ICOs, meanwhile, came under greater regulatory scrutiny when, in early April, the government-backed research entity ICO Business Group set guidelines for their legalization. Japan’s financial regulator, the Financial Services Authority (FSA), was set to consider their proposals later that month. As of this writing, there are no specific rules on ICOs in Japan. ICOs have been banned outright in China and South Korea, allowed to wander in a regulatory wilderness in the United States, or kicked into the regulatory long grass in the European Union.
THE NEW LIQUIDITY
While ICOs linger in a kind of regulatory no-man’s-land in many regions, this has not stopped innovators from seeking them out, most having been enticed by the relative ease and speed with which they can be tapped for liquidity. The mechanism is seen in the startup world as a viable alternative to traditional funding vehicles, such as angel investment, venture capital funding, or initial public offerings (IPOs). When BitClave issued its ICO late last year, investors from more than 100 countries stepped up, allowing the startup to raise tens of millions of dollars in seconds. With those funds, the company is presently rolling out the DeSearch platform, which incentivizes users via micro cryptocurrency or token payments to share their data with product and service providers if they desire to do so. The company’s CEO, Alex Bessonov, said that BitClave seeks to do for blockchain what Google Inc. is doing for the internet: create a search engine to beat all others. But there is a difference: while Google’s search seeks to gather your data, BitClave’s engine allows users to keep their data private. Tokyo-based Equadex, a blockchain-based crypto-index startup, is tapping into the community with its public ICO sale running from May 1 to June 30. Speaking to The ACCJ Journal, Mike Hadas and Theo Gauthier from the company said their investors-first platform will seek to disrupt the way people play the cryptocurrency markets.
“Our crypto-index fund tracks the top-10 cryptocurrencies by market cap as represented by our index token. We give people full control over their investment, and share all information related to the fund on our website, which is a blockchain principle of transparency,” they explained. The fund also pledges to provide a portion of its profits to non-government organizations, and to implement best practice for security. Having spent the better part of a year bootstrapping the company’s development, Hadas and Gauthier hope their token sale, which has a $5 million minimum requirement to raise funds, will allow them to hit the ground running while maximizing returns for investors. BitClave and Equadex are not alone in the ICO multiverse. Myriad ventures hit the news in 2017 with their ICO events, with some $8 billion worth of capital being raised that year—the year ICOs had their Big Bang moment.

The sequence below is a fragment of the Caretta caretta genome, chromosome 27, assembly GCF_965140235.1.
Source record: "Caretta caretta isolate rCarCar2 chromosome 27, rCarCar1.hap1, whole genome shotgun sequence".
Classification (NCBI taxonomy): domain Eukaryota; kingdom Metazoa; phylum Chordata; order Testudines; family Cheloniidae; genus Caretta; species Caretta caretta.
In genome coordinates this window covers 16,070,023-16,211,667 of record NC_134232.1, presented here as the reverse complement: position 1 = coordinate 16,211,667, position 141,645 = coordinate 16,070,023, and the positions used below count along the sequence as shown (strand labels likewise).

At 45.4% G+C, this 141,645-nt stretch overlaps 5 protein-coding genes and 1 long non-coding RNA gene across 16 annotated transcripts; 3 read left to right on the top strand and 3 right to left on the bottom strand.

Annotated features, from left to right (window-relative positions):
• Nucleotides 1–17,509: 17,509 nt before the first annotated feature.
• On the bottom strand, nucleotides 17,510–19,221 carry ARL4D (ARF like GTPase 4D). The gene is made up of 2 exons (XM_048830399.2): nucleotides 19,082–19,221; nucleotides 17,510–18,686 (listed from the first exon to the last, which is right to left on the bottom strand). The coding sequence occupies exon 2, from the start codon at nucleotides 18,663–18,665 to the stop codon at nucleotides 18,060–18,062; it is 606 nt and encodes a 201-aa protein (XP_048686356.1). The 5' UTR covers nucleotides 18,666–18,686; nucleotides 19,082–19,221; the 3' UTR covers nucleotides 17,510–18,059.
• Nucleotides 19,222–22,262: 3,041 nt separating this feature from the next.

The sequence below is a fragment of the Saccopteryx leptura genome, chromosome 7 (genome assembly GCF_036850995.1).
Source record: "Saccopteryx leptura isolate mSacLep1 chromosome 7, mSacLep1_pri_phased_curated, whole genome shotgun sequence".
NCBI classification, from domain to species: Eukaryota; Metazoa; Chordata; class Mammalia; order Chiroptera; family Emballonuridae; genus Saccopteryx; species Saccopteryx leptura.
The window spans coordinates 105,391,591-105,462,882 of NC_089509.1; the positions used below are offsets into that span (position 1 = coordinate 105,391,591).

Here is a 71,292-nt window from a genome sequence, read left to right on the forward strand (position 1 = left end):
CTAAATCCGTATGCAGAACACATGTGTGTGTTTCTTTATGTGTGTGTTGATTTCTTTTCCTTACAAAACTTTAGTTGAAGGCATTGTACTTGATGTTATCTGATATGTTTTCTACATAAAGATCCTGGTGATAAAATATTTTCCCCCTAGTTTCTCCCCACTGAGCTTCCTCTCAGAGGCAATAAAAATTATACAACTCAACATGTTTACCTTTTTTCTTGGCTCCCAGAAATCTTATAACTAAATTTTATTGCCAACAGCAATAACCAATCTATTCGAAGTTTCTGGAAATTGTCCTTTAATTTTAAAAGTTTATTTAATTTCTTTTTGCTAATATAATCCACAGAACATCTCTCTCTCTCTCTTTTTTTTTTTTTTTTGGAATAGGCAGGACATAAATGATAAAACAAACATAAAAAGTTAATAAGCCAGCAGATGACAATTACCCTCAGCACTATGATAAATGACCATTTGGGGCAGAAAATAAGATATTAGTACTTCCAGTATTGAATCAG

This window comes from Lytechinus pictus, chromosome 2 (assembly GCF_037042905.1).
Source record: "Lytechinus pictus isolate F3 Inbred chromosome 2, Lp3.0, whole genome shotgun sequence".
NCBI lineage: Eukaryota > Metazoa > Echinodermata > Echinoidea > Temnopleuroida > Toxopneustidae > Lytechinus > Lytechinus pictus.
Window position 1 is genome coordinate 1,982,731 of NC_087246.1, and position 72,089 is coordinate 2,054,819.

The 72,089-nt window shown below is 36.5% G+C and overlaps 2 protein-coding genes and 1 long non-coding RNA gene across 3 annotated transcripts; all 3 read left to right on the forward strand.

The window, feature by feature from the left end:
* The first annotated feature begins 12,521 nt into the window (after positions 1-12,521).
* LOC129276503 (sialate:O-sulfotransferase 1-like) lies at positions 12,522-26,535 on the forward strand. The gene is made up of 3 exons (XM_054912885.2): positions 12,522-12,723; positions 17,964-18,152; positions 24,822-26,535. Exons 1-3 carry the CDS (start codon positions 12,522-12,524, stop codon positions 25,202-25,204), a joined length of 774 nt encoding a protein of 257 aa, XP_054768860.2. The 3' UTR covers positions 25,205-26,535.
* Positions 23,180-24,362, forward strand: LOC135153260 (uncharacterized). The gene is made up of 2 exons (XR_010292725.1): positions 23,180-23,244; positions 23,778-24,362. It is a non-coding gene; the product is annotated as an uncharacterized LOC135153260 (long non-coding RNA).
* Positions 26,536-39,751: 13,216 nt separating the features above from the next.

Startups such as Equadex and BitClave, which has a Japan office, have found Japan to be something of a haven for the blockchain ecosystem. And, corporates are taking the technology seriously, too. Giants such as Line and Rakuten are launching blockchain platforms or research and development divisions, and that’s not to mention moves in the same direction by legacy institutions such as Japan’s megabanks: Mitsubishi UFJ Financial Group, Inc., Mizuho Financial Group, Inc., and Sumitomo Mitsui Financial Group, Inc. There is even talk within the community of a “crypto alley”—an area encompassing Tokyo’s fashionable districts of Harajuku and Shibuya. Both areas are known for their concentration of fintech and other tech startups. So, it comes as no surprise that the world has its focus on Japan’s crypto-scene. As Kawai from Anderson Mori & Tomotsune notes: “What I see is that some countries would like to create legislative structures for cryptocurrencies that are similar to those in Japan, perhaps as part of their e-government system. They are studying the rules in Japan so that they can create their own rules.”
That being said, ICOs—as with all new financing vehicles—have fallen prey to hustlers wishing to take the uninitiated for a ride. There are a lot of scammers issuing coins that have no value. To try and mitigate this, the FSA has decided that, to issue an ICO to Japanese residents, you need a virtual currencies license. However, as most ICOs targeting Japan residents don’t fulfill the criteria, they may, in fact, be acting illegally. Scammers are not the only concern. In Japan, for instance, there is a severe shortage of experts in blockchain technology, including at the FSA. “The biggest issue for regulators is that, until now, they don’t have enough background in the technology. This makes it difficult for them to perform due diligence,” cryptographer Shin’ichiro Matsuo said. Matsuo is a research professor at Georgetown University, where he is establishing a blockchain research institute. He has also been a member of the FSA’s study group on blockchain. As of this writing, some 170 applications had been made in Japan for a cryptocurrency license. Yet only 16 had been granted. While Japan remains a world leader in blockchain, it is unclear if the ecosystem here is ready for prime time.